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Nelson Mandela: A life in pictures
Nelson Mandela and his wife Winnie in this undated file picture.
Topics: Life News
In June of this year, Karyn Bosnak bounced a $59 check at a grocery store. She was officially broke — unable to scrape up enough cash to get to work. Karyn looked rich: She was a television producer, earned $900 a week and lived in a stylish apartment in Brooklyn with a closetful of Gucci and Louis Vuitton. But she also had a $20,221.40 credit card bill (thanks mainly to the aforementioned Gucci), an empty savings account, and now, the fee for a bounced check.
That night, Karyn decided that it was time for a change. So she did what any 29-year-old, marketing-savvy woman might do if she had $20,221.40 in debt and no easy way to pay it back: She built a Web site, and simply asked people to help her out by sending her a buck or two.
Four months later, Karyn Bosnak is the world’s most successful Internet panhandler: At last count, she had paid off nearly $17,000 of her debt, thanks to donations of $1 to $1,000 from the thousands of strangers who have taken pity on her. Her Web site, SaveKaryn.com, has been visited by more than a million people; she’s been featured on the “Today” show and in People magazine; she’s been offered a book deal and a movie contract. Life is suddenly looking up for a woman who, just months ago, was “depressed and freaked out” by her financial straits.
Sitting at an outdoor cafe in Brooklyn, in a sheer DKNY peasant blouse and jean skirt, Karyn now beams with the beatific smile of the freshly famous. Her blond, highlighted bob glows in the sun; her cheeks are flushed pink with excitement. “I never in my whole life imagined this: ever ever ever,” she gushes. “I just so hit rock bottom that I didn’t know what to do, and I took a shitty situation and turned it around. I guess the lesson in that is don’t let life get you down.”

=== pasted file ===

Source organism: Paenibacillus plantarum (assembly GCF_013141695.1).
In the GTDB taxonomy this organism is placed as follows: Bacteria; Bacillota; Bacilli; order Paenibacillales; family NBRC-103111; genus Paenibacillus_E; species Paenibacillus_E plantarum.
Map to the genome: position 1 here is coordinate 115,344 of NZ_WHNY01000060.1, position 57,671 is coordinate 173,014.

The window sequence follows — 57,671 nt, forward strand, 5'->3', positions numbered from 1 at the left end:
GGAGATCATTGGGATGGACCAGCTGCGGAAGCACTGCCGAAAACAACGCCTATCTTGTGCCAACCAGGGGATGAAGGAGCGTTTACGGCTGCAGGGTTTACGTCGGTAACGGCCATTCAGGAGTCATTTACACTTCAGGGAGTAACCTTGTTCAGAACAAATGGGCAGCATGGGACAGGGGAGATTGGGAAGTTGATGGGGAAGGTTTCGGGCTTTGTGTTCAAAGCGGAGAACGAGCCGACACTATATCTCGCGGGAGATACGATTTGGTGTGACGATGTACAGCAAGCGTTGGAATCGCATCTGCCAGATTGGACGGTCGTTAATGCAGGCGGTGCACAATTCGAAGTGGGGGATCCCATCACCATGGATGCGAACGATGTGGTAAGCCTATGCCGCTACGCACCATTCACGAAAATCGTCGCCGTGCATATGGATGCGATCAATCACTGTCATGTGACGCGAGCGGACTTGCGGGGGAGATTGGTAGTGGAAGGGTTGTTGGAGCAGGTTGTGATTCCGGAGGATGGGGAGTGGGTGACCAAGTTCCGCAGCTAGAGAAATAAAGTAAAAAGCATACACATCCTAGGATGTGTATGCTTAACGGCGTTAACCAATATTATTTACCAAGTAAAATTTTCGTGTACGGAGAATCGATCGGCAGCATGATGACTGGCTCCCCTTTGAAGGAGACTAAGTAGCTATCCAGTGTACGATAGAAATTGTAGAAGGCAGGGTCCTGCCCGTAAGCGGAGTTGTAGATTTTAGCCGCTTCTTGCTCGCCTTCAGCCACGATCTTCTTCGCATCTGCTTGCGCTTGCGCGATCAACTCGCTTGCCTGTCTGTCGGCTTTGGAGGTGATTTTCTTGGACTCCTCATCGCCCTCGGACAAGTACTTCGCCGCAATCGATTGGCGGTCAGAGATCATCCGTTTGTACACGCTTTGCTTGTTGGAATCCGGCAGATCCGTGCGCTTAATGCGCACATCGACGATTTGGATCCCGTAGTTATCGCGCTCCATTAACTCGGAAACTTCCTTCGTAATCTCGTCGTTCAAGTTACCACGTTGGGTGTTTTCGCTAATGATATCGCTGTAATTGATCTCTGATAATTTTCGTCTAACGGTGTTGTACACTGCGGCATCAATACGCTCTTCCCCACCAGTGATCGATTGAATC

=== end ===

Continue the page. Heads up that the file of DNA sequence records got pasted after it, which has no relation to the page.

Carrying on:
A more complicated lesson in the tale of Karyn Bosnak is that marketing is everything these days. Her radical approach to debt eradication is utterly generational, embodying all that is inspiring and much that is repugnant about the 20- and 30-somethings of the digital age — Karyn’s adventure is rich in self-entitlement, innovation, extravagant living and entrepreneurship. Her donors, most of whom come from the same demographic, practice a peculiar new form of individual philanthropy, in which donating is both a form of entertainment and a selfishly karmic activity. Karyn’s imitators, meanwhile, of whom there are many, exhibit a near-religious faith in advertising, believing that a strategy that worked well for one brand (Karyn) is bound to work for another.
“I think Karyn has succeeded in raising money because she captured people’s imaginations and is so obviously human — and because she made them laugh, which is a really powerful thing to be able to do,” says Lynette Webb, a 32-year-old media planner in London who donated $10 to Karyn’s cause. “As a general rule, I think people are so bombarded with pleas for handouts these days that a lot gets screened out. It’s only those campaigns that come along that have a personal resonance that get through — whether because it’s an issue you feel strongly about, or whether you just feel touched by the people involved.”